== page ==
Once the Ramadan season begins, life will change for most of Indonesia’s residents, and not just for Muslims. People of other faiths, as residents of the world’s largest Muslim-majority nation, will see their usual routines altered, whether they like it or not.
Ivanhoe Semen is a Protestant, but he refrains from eating in front of his fasting friends and colleagues during Ramadan as he doesn’t want to tempt them. “I’m not concerned at all about [refraining from eating],” he said.
Yunita Anindya, 25, on the other hand, eats in front of friends who are fasting, “because they insist that I do so,” she said. “They’re relaxed when it comes to eating and they don’t want to be separated from me during lunchtime.”
But smoking is a different matter.
“Most of my friends smoke,” she said. “[Not] smoking is harder for them, and so I always avoid smoking in front of them.”
Gunther Tampubolon, a non-Muslim who works as a business developer, said there were some minor annoyances during Ramadan.
“Many offices have their canteens closed during Ramadan,” he said. “Where do we go to eat?”
He also said restaurants shouldn’t necessarily veil their windows. “They usually use curtains to shield the restaurant. I don’t get it. It’s like saying that non-Muslims who eat during the fasting period are bad. Why do we have to hide ourselves?” he said.
The Muslim holy month can also mean a change in traffic patterns. Ivanhoe said that although traffic was less congested during the normal rush hours of 5 to 7 p.m., it only means that gridlock happens earlier as Muslims rush home in time for the buka puasa [breaking of the fast] at sundown.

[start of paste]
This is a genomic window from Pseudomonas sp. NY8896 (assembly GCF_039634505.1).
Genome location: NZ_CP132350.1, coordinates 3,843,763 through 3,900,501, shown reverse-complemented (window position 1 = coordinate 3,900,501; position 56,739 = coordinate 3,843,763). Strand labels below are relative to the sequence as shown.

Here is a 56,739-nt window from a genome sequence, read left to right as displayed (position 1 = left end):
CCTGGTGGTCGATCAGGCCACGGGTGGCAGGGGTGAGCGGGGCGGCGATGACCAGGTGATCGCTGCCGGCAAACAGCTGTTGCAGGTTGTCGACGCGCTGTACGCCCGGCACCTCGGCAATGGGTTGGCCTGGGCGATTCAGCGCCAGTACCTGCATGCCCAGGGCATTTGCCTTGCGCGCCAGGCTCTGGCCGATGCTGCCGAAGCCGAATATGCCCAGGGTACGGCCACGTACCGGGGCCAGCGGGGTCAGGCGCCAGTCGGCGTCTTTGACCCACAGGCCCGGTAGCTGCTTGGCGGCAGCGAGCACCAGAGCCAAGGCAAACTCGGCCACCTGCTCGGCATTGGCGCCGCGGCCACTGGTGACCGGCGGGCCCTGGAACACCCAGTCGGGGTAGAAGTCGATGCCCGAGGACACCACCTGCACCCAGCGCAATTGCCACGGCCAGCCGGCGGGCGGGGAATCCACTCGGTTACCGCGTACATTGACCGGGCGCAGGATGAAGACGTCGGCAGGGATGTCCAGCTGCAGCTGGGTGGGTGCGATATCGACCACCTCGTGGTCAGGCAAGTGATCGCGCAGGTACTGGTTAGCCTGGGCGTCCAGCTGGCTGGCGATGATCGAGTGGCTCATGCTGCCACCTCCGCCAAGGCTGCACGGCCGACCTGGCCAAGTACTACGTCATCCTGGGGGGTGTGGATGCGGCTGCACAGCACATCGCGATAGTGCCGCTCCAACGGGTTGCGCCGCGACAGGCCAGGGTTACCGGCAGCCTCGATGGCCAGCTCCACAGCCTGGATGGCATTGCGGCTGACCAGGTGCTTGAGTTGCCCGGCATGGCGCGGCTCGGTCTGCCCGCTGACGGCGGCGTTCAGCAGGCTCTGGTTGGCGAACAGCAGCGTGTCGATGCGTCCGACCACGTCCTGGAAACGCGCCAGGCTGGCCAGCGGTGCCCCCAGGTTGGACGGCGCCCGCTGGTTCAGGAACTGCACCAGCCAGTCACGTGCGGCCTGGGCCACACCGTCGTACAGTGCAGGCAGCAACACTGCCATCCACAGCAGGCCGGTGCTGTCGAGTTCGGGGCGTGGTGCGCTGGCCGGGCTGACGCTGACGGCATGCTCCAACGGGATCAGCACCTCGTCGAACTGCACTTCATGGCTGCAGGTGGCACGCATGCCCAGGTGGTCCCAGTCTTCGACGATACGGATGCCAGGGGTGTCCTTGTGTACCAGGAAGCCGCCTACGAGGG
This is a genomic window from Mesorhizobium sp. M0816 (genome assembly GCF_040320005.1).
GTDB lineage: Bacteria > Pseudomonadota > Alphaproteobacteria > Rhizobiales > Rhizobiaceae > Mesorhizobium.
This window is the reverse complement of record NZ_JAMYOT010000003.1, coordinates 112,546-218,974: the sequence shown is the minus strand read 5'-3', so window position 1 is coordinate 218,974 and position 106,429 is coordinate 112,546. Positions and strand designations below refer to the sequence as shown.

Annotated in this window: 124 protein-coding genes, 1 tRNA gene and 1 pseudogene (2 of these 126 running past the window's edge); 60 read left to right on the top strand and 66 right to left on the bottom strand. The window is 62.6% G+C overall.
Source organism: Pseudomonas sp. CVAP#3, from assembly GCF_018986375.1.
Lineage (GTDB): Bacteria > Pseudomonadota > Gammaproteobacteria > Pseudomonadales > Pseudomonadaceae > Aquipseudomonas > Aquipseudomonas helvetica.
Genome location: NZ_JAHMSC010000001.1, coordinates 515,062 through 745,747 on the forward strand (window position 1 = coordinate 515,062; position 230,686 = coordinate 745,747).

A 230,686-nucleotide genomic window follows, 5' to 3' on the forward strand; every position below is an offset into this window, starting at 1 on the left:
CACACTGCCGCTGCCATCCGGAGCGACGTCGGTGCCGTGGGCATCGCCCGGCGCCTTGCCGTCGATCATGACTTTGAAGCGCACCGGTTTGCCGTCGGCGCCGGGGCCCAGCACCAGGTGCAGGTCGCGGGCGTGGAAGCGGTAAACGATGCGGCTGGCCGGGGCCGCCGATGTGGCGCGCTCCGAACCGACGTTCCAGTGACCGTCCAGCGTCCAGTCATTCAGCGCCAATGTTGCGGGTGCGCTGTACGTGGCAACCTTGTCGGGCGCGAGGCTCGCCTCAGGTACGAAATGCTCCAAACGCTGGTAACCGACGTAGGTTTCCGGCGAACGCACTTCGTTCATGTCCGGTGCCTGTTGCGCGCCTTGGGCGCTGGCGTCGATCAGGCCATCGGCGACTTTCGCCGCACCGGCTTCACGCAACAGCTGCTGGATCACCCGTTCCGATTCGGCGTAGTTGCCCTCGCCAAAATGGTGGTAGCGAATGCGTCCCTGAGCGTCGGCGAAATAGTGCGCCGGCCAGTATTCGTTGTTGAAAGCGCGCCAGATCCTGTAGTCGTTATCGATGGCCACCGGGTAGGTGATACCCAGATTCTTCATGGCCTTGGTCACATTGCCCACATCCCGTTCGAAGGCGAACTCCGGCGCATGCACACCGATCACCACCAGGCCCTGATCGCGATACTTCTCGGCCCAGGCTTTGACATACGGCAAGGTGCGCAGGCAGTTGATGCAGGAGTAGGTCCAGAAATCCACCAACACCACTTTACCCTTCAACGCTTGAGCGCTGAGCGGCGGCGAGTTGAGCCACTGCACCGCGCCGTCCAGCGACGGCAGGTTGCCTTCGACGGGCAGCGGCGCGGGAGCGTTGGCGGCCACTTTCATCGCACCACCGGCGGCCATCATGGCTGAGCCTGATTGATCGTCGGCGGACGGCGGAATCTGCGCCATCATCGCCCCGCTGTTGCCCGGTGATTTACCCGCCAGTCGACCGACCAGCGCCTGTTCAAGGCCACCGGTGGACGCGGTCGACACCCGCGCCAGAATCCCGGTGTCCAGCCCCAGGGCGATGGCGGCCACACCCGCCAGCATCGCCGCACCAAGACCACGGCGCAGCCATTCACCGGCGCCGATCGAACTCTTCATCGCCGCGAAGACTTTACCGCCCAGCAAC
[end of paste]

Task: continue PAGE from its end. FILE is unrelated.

Yunita attends university in the Sudirman area, and for her Ramadan means an earlier rush hour, too. “The traffic worsens leading up to buka puasa,” she said.
Gunther usually goes home after 6 p.m., so for him Ramadan means less traffic. “The streets are less congested this time of the year,” he said. “It’s very organized.”
But people going home earlier is a problem in itself, he said.
“During Ramadan, work hours are not maximized,” he said. “The atmosphere in the workplace is much more relaxed, and people postpone work or go home early, using fasting as the justification.”
Although such actions are widely accepted, Gunther feels they could be bad for the country.
“We’re trying to improve the economy,” he said. “But people switch from third gear down to second gear during Ramadan. That isn’t good. There should be more professional commitment.”
The earlier-than-usual start to the day as Muslims wake up for sahur — the pre-dawn meal — can also be annoying to non-Muslims who want to sleep longer.